When it comes to women’s undergarments, like thigh-high stockings, consumers often don’t have quite as discerning of an eye as they would when it comes to things like handbags. After all, thigh-highs are predominantly used for sexual romps (unless a woman chooses to wear them to work, and if that were the case, we’d probably question her professional aspirations) — they’re meant to be ogled and salivated over briefly, if at all.
But that surely doesn’t grant the lingerie magnates of the world permission to sell cheaper thigh-high knockoffs at competing prices. According to a new lawsuit filed against Victoria’s Secret, women may be displeased to find out that their once high-quality underthings from Italy are now being manufactured in — gasp! — the land of the denim tuxedo….
Would that it were easy for women to dress professionally without being critiqued on every aspect of their ensemble. If that were the case, then we wouldn’t have so much to write about when it comes to the intersection of fashion and women’s issues. From hairstyle to hemline to heel height, women are constantly bombarded with differing opinions as to what’s acceptable to wear in the workplace.
With on-campus interviewing season right around the corner, you’ll need to look and act the part. The hour has drawn nigh for some tips that will allow our female readers to maintain a stylish appearance from a day in the office to a night out, all at the click of a button. Because fashion should be a piece of cake, even for lawyerly ladies who are too busy to shop….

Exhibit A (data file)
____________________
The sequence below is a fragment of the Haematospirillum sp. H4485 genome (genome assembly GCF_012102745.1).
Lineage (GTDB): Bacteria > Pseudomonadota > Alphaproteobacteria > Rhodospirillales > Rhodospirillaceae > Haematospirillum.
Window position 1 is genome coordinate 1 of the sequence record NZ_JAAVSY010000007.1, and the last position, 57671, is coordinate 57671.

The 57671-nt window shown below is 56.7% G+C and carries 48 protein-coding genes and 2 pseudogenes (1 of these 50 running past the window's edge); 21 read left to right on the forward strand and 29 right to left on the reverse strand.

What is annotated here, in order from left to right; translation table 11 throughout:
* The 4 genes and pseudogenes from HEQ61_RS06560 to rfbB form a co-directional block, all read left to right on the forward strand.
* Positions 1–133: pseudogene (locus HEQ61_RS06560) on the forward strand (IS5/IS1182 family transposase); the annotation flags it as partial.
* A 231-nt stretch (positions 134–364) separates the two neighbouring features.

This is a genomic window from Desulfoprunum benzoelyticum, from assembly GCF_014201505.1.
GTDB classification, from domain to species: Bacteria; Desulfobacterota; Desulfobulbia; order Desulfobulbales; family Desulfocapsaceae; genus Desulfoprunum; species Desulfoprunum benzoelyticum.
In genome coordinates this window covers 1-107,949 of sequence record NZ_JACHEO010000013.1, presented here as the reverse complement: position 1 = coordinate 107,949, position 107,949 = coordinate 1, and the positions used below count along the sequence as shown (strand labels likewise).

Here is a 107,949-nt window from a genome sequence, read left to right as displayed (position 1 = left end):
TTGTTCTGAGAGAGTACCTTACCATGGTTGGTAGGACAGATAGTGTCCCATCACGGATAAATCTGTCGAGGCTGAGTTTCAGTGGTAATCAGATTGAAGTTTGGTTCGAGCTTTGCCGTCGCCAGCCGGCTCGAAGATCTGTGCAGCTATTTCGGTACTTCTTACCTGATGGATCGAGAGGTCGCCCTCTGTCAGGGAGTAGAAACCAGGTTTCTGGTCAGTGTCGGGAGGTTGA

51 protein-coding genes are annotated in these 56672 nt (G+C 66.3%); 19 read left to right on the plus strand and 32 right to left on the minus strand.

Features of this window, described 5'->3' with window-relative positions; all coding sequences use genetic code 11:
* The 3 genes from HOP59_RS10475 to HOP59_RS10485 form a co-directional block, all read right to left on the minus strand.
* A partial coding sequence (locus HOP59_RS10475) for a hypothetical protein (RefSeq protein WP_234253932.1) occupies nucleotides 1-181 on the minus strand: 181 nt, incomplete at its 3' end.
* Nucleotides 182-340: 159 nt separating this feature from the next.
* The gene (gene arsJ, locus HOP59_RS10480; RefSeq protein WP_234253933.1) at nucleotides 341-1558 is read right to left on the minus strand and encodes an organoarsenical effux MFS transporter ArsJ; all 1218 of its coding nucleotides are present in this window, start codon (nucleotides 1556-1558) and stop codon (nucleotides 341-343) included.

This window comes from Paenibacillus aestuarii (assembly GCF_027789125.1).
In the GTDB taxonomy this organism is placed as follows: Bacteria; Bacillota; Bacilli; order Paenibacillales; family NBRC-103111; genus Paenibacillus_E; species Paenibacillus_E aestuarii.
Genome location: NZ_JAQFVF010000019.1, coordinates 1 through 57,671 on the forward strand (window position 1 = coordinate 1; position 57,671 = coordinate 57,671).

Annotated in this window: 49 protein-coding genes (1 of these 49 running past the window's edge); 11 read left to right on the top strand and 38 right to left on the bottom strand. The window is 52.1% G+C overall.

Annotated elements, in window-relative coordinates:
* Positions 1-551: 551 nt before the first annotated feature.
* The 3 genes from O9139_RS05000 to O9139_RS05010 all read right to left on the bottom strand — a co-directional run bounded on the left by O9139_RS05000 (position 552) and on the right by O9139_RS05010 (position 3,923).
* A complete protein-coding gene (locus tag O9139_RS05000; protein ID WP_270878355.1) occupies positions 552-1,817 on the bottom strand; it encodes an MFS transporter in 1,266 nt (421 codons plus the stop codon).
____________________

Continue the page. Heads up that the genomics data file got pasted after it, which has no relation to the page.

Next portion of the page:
* Vietnam is now getting on the right side of history. A song, played on a same sex saxophone. A gay man sound, a lesbian sound, a cry that tells us love isn’t just for heteros. It’s telling me, to hold you tight, and dance like homophobia makes no sense in the world. [WSJ Law Blog]
* If corporations are people, that means they also get to have religion. We can’t be too far away from social conservatives trying to ban same-industry corporate mergers. [The Atlantic]
* Yeah, what I really want to hear is a 0L giving advice about how to choose which law school to go to. [Huffington Post]
* Once again, Romney really seems to support some kind of government-mandated health insurance so long as he’s not talking to Americans while he’s running for President. [Wonkblog / Washington Post]
* Whistling at whales could be a crime, because you don’t want to encourage them. No, I’m not making a BBW joke. I’m talking about actual whales. [The Volokh Conspiracy]
* So if we ban illegal immigrants from getting government assistance for an abortion, then aren’t we kind of supporting anchor babies? [Associated Press]
We’ve mentioned this before, but it definitely bears repeating: fashion law is a fast-growing specialty practice area, a place where IP and corporate junkies alike can spread their wings and fly while taking a tour of the wonderful world of haute couture law. Thinking about joining the party?
If you’d like some additional details on this $250 billion dollar industry before becoming an insider in this stylish subset of law, check out our handy-dandy Infographic of the Day….
* I’m not sure why Romney won’t just say that he lied to the SEC about when he left Bain. Lying to the SEC is just good business. Lying to the American people is something that politicians are only supposed to do for sex. [Wonkblog / Washington Post]